Staging and grading of pancreatic cancer

The stage of a cancer describes its size and whether it has spread. Knowing this helps doctors plan the best treatment.

Staging of pancreatic cancer

The stage of a cancer describes its size and whether it has spread. Knowing the stage of pancreatic cancer helps doctors decide the best treatment for you.

The staging systems most commonly used are:

  • the number staging system
  • TNM staging.

Number staging

A common staging system uses numbers to describe the stage of the cancer.

Stage 1

This is the earliest stage. The cancer is contained inside the pancreas. But it may be quite large. There is no cancer in the lymph nodes close to the pancreas. There is also no sign that it has spread anywhere else in the body.

Stage 1 is divided into two:

  • Stage 1A – The cancer is smaller than 2cm.
  • Stage 1B – The cancer is bigger than 2cm.

Stage 2

The cancer has started to grow outside the pancreas into nearby tissues. There may be cancer in lymph nodes near the pancreas.

Stage 2 is divided into two:

  • Stage 2A – The cancer is in nearby tissue, but has not spread into the blood vessels or lymph nodes.
  • Stage 2B – The cancer may have grown into nearby tissue. It is in the lymph nodes but not blood vessels.

Doctors often call stages 1 and 2 resectable or early-stage cancer. Resectable means a surgeon may be able to operate to remove (resect) the tumour. About 2 in 10 cancers of the pancreas (21%) are diagnosed at stages 1 and 2.

We have more information about surgery for pancreatic cancer.

Stage 3

The cancer has spread to large blood vessels near the pancreas and may have spread to lymph nodes. But it has not spread to other parts of the body, such as the liver or lungs.

Stage 3 cancer is often called locally advanced cancer. Usually, surgery is not possible for this stage. It is sometimes called unresectable cancer.

Occasionally, a person with stage 3 cancer may be able to have surgery to try to remove the cancer. It will depend on what blood vessels are involved. This is called borderline resectable cancer.

Stage 4

The cancer has spread to other parts of the body, such as the liver or lungs. Surgery is not possible.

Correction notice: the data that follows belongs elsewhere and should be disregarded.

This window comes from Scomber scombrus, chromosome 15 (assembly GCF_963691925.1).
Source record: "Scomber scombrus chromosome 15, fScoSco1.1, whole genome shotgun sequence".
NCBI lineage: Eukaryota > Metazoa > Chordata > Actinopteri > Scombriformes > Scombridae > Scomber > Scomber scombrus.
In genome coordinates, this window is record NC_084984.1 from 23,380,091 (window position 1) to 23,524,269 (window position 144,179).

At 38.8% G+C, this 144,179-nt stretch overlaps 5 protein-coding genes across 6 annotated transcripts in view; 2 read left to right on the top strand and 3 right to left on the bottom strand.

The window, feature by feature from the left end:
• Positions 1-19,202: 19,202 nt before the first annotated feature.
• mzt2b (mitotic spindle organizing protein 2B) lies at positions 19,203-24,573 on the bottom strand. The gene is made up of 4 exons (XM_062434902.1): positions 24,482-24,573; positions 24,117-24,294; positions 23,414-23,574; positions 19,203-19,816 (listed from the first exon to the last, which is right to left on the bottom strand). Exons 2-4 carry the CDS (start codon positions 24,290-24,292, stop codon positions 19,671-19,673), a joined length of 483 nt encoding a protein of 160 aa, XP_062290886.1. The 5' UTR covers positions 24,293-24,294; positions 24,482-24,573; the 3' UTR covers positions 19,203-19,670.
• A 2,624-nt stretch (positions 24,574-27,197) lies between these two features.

Stage 4 cancer is often called metastatic or advanced cancer.

Nearly 8 in 10 cancers of pancreatic cancers (79%) are diagnosed at stages 3 and 4.

We have more information about coping with advanced cancer.

TNM staging

In the TNM staging system, TNM stands for tumour, nodes and metastases.

  • T describes the size of the tumour and whether it has grown into nearby tissues or organs.
  • N describes whether the cancer has spread to the lymph nodes and which nodes are involved.
  • M describes whether the cancer has spread to another part of the body. These include the liver or lungs (secondary or metastatic cancer).

Grading of pancreatic cancer

Grading describes how the cancer cells look when they are examined under a microscope. The grade gives doctors an idea of how quickly a cancer may develop.

Grade 1 (low-grade)

The cancer cells tend to grow slowly and look similar to normal cells (they are well differentiated). These cancers are less likely to spread than higher grade cancers.

Grade 2 (moderate-grade)

The cancer cells look more abnormal.

Grade 3 (high-grade)

The cancer cells tend to grow more quickly and look very abnormal (they are poorly differentiated). These cancers are more likely to spread than low-grade cancers.

We understand that waiting to know the stage and grade of your cancer can be a worrying time. We're here if you need someone to talk to. You can:

About our information

  • References

    Below is a sample of the sources used in our pancreatic cancer information. If you would like more information about the sources we use, please contact us at

    British Society of Gastroenterology. Guidelines for the management of patients with pancreatic cancer peri-ampullary and ampullary carcinomas. 2005.

    European Society for Medial Oncology. Cancer of the pancreas: ESMO Clinical Practice Guidelines for diagnosis, treatment and follow-up. Annals of Oncology, 2015. 26 (Supplement 5): v56 to v68.

    Fernandez-del Castillo. Clinical manifestations, diagnosis, and staging of exocrine pancreatic cancer. UpToDate online. Jan 2018.

    Fernandez-del Castillo C, et al. Supportive care of the patient with locally advanced or metastatic exocrine pancreatic cancer. UpToDate online. Feb 2017. 

    Winter JM, et al. Cancer of the pancreas, DeVita Hellman and Rosenberg’s Cancer: Principles and Practice of Oncology (10th edition). Lippincott Williams and Wilkins. 2016.

  • Reviewers

    This information has been written, revised and edited by Macmillan Cancer Support’s Cancer Information Development team. It has been reviewed by expert medical and health professionals and people living with cancer. It has been approved by Chief Medical Editor, Professor Tim Iveson, Consultant Medical Oncologist.

    Our cancer information has been awarded the PIF TICK. Created by the Patient Information Forum, this quality mark shows we meet PIF’s 10 criteria for trustworthy health information.